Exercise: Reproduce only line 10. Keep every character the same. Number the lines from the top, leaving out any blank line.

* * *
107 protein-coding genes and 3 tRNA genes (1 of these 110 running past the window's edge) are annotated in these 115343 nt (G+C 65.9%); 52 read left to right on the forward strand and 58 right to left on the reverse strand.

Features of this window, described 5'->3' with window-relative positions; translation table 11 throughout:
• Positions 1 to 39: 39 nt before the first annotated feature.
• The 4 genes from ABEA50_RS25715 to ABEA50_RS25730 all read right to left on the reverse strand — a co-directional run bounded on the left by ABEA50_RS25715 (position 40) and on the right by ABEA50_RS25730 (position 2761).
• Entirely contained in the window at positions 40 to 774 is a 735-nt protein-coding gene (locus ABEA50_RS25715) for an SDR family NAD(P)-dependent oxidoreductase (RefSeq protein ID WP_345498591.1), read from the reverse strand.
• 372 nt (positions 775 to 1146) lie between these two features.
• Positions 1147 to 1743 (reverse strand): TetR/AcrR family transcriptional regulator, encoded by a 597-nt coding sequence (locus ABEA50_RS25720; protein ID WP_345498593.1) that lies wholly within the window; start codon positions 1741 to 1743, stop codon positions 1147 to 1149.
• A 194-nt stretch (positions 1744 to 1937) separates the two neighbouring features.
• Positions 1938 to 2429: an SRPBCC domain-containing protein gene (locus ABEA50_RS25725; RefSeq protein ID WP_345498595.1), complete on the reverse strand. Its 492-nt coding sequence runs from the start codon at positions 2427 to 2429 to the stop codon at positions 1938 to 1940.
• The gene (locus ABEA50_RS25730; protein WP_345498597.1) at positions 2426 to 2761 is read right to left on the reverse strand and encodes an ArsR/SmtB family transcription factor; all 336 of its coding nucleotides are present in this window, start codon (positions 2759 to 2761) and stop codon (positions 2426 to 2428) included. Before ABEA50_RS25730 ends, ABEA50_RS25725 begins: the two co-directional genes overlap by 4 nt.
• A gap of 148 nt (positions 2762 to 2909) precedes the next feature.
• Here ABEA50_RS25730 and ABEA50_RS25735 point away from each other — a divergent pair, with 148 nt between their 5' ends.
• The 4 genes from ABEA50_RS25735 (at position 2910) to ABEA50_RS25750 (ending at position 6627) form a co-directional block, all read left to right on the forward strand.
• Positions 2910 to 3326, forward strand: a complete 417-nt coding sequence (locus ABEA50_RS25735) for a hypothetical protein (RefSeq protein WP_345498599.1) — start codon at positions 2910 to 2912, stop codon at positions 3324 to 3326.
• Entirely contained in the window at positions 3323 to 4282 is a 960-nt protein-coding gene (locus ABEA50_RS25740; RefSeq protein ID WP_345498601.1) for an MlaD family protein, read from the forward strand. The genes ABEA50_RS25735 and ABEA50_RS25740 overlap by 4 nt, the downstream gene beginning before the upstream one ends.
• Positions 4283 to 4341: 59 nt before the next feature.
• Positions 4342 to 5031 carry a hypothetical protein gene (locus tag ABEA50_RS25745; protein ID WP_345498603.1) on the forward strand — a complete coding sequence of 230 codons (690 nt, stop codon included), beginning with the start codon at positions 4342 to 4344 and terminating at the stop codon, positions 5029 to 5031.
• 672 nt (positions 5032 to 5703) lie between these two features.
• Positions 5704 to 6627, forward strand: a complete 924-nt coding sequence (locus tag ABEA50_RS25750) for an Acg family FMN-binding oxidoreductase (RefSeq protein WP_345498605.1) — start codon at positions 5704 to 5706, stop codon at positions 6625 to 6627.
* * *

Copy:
• The gene (locus ABEA50_RS25730; protein WP_345498597.1) at positions 2426 to 2761 is read right to left on the reverse strand and encodes an ArsR/SmtB family transcription factor; all 336 of its coding nucleotides are present in this window, start codon (positions 2759 to 2761) and stop codon (positions 2426 to 2428) included. Before ABEA50_RS25730 ends, ABEA50_RS25725 begins: the two co-directional genes overlap by 4 nt.